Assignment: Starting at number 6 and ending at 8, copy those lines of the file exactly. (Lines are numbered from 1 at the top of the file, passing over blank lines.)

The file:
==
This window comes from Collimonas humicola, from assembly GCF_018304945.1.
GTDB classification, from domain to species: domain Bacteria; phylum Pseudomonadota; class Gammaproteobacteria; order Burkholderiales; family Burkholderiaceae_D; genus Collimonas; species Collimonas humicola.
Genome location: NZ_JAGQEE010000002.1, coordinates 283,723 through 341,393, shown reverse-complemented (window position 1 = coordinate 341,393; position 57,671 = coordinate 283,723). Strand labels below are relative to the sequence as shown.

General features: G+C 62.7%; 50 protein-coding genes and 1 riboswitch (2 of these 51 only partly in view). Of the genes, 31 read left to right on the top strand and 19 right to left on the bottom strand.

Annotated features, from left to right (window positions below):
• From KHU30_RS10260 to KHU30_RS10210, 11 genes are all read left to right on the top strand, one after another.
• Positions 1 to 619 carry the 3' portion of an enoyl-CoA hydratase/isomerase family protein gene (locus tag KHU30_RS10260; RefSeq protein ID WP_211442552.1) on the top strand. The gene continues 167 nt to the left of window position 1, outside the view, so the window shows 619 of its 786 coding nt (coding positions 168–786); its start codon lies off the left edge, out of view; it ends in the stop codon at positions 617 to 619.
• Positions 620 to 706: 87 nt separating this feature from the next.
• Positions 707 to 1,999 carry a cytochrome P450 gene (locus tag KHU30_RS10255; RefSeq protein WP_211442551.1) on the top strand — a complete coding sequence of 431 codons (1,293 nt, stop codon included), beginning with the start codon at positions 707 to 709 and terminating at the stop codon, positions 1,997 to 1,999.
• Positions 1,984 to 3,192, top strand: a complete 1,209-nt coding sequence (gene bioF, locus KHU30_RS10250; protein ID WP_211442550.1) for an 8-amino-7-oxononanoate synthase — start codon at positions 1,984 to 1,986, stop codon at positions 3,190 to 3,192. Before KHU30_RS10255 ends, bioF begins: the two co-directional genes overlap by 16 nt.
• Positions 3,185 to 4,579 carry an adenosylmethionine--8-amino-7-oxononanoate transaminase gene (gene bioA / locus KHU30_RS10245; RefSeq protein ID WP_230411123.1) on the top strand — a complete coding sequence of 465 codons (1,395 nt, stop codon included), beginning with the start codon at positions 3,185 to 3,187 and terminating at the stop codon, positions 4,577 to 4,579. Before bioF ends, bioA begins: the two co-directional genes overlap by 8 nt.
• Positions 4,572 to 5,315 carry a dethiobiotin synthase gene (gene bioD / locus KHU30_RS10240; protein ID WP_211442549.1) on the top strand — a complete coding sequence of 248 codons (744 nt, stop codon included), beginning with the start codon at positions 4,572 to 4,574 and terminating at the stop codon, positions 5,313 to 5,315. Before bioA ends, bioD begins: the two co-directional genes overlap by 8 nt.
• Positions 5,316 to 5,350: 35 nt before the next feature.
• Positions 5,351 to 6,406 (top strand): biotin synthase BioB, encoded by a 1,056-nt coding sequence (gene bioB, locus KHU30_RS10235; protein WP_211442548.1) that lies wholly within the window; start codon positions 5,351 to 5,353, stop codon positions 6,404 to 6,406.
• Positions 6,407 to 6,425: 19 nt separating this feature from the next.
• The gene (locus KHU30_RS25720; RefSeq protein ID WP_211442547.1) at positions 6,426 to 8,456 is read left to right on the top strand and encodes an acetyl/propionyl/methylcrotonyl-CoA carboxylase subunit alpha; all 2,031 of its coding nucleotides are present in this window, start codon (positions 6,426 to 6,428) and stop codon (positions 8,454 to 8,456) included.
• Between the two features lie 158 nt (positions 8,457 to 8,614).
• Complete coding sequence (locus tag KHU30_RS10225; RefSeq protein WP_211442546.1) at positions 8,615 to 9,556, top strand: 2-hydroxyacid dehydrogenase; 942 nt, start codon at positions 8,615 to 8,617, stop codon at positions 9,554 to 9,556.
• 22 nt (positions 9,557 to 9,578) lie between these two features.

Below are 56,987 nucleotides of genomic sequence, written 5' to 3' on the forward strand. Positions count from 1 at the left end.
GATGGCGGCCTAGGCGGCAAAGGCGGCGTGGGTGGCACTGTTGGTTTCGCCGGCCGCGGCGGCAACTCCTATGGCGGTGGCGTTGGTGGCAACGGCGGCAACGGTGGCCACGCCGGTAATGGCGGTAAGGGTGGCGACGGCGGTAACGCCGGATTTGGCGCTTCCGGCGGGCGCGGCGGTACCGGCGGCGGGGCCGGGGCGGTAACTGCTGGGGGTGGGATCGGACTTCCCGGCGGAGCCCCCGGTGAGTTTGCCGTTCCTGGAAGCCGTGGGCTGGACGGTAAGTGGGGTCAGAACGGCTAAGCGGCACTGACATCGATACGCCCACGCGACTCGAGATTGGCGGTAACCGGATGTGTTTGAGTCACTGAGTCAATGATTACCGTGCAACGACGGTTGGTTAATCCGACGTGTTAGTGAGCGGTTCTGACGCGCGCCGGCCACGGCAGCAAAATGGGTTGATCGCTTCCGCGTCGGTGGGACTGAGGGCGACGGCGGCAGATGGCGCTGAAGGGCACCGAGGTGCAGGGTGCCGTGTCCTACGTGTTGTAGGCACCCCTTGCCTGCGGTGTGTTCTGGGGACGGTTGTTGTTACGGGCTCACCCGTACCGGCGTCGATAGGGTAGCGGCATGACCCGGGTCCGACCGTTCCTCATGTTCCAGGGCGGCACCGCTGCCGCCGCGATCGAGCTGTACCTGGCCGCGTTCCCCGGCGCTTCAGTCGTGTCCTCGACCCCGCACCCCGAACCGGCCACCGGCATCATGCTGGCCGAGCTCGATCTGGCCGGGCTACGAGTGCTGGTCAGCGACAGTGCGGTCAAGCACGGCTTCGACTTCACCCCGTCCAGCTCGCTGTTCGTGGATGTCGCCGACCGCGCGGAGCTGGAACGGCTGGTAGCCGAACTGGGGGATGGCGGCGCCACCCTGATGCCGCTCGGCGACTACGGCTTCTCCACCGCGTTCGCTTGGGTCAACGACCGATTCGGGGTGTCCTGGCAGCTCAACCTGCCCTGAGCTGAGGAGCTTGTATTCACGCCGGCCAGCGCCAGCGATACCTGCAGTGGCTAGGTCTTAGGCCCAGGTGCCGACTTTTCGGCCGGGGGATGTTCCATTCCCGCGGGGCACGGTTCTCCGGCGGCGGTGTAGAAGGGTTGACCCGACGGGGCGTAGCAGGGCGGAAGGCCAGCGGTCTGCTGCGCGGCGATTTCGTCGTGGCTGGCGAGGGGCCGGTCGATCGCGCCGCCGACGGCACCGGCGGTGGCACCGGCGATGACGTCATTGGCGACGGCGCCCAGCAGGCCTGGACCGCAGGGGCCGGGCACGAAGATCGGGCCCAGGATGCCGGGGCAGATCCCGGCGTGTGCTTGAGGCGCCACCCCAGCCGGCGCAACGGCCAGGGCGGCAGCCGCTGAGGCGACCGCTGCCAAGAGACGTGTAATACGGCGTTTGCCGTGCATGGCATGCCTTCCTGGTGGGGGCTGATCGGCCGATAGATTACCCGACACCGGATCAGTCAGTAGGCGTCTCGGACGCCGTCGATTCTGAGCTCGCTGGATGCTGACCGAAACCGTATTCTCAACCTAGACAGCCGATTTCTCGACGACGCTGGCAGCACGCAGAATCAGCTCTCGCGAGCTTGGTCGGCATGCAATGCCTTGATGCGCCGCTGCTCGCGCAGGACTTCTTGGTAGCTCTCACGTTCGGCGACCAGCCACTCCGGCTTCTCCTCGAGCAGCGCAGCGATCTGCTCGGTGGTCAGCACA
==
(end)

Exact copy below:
• From KHU30_RS10260 to KHU30_RS10210, 11 genes are all read left to right on the top strand, one after another.
• Positions 1 to 619 carry the 3' portion of an enoyl-CoA hydratase/isomerase family protein gene (locus tag KHU30_RS10260; RefSeq protein ID WP_211442552.1) on the top strand. The gene continues 167 nt to the left of window position 1, outside the view, so the window shows 619 of its 786 coding nt (coding positions 168–786); its start codon lies off the left edge, out of view; it ends in the stop codon at positions 617 to 619.
• Positions 620 to 706: 87 nt separating this feature from the next.